Vaccines: Do They Work?

Grant Robley, Editor

Vaccines are a part of life; they are given at a young age to ensure the spread of any deadly illnesses or diseases are stymied. They ensure that people can live without worrying about some deadly illnesses.


Some parents believe in “anti-vaccinations” which basically is the belief that vaccines do not work, and in fact make the children worse.


Vaccines are something that everyone should receive, since they help people live long lives without having to worry about the diseases and illnesses that come. Some people are firm believers in the belief that vaccines don’t actually protect their children from diseases.


A few of the big vaccines are the Measles vaccine, Hepatitis B, Tetanus, Influenza, Rotavirus, and more.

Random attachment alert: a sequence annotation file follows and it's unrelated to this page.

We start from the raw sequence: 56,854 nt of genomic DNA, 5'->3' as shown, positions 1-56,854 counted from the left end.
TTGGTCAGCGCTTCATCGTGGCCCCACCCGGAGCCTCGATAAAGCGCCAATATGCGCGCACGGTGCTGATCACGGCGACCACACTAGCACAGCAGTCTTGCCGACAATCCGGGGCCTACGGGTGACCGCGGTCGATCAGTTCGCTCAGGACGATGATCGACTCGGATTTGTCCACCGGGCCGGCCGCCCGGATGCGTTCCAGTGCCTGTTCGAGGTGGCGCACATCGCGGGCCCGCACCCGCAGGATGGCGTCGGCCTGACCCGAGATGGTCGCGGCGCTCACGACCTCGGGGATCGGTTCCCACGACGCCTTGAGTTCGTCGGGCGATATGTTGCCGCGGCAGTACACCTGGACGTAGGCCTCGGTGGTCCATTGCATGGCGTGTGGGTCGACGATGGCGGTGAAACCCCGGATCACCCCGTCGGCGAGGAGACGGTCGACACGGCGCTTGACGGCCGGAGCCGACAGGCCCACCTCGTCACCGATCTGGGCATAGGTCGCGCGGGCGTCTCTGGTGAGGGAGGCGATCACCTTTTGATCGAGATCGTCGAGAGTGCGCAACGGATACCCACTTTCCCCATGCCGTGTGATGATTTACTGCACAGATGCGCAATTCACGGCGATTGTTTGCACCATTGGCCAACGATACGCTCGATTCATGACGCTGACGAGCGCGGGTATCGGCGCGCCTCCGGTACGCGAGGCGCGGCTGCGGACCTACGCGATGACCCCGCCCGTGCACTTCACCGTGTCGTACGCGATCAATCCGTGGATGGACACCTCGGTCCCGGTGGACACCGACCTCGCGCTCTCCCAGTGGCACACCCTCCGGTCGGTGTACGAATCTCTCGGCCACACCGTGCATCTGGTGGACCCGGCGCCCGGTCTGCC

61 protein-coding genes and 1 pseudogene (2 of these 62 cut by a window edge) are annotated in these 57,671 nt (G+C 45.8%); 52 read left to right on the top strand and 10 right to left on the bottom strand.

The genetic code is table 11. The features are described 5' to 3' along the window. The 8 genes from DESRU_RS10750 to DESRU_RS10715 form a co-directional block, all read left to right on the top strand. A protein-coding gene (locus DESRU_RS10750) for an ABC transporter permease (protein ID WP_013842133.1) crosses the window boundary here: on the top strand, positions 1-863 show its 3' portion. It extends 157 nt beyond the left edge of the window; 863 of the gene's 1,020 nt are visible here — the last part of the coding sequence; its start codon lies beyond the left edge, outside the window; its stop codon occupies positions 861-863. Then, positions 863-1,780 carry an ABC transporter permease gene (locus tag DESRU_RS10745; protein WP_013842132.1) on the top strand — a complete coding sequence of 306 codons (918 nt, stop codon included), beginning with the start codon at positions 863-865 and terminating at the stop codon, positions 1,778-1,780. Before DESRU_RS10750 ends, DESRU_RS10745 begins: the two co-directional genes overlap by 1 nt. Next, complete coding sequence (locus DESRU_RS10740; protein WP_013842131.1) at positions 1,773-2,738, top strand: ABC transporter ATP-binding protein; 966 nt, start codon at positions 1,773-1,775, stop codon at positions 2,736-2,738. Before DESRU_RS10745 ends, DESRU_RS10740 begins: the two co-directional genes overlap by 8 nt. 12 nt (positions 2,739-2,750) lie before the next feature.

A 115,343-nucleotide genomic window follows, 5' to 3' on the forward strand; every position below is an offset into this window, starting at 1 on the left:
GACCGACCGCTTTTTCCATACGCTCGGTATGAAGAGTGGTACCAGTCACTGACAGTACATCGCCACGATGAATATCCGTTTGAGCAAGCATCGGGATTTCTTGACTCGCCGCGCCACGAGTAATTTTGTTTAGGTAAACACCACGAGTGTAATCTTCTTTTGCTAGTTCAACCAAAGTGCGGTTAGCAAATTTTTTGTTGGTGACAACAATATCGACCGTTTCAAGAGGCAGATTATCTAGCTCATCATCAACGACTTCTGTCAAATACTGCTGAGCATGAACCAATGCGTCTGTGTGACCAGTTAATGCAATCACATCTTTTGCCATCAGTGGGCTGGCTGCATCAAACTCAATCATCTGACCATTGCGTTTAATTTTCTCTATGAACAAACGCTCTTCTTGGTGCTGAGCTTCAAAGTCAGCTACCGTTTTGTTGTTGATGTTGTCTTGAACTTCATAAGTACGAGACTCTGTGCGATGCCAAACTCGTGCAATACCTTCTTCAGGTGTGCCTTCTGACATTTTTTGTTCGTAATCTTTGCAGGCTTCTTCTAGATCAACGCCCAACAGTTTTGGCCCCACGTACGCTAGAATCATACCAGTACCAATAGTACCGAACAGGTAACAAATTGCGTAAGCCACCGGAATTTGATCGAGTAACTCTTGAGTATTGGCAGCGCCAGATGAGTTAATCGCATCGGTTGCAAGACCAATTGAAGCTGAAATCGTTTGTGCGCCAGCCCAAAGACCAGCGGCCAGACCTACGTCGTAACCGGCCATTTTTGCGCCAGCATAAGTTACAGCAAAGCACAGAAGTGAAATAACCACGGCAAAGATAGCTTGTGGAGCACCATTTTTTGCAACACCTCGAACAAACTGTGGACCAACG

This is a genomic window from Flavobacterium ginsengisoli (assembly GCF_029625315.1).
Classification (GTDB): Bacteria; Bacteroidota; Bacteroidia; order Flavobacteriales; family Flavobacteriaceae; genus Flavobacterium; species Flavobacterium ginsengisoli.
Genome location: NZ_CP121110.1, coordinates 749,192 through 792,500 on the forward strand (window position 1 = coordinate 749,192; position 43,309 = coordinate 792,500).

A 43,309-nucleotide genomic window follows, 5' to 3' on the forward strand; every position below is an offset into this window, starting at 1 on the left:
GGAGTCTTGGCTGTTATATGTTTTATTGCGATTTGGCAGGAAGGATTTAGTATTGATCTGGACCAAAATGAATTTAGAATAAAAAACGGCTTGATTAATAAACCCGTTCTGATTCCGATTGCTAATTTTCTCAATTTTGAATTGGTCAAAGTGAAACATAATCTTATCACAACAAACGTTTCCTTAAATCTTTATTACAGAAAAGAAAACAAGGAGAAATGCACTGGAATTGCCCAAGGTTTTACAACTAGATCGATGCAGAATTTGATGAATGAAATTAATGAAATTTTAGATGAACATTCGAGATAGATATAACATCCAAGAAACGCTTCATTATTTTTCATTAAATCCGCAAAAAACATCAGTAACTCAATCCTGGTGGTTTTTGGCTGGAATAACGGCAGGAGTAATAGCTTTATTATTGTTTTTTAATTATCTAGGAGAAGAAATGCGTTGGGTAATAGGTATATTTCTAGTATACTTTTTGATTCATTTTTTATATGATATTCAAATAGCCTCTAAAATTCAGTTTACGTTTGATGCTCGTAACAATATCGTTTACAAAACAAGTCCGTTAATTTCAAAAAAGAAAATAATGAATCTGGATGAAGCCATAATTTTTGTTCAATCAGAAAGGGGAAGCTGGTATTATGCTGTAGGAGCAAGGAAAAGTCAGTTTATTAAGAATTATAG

The most infamous is the Influenza vaccine. The Influenza vaccine is a vaccine that most everyone in the United States takes every year. It protects the individual from the illness called the Flu, which is an illness that affects the immune system and the vaccine helps prevent the body from getting super sick from it.


The other infamous vaccine is the HPV vaccine. HPV is a sexually transmitted disease that has affected many lives, and is now a vaccine that everyone takes every 10 years.


The big question that has surfaced about vaccines is whether they work, and if they cause different health problems. Some people believe that vaccines cause autism. Scientists have said that it doesn’t cause autism, but in some cases kids receive the shot and the parents find out they have autism.


There have been a lot of studies coming out about whether vaccines cause autism or not, and the research says that they do not cause autism.


I interviewed William Boughn, a sophomore at Oakdale High School, and he indicates that he believes “vaccines are good for children, and that they should receive them.”


Vaccines have been proved that they are necessary for people to ensure a long life safe from illnesses and deadly diseases.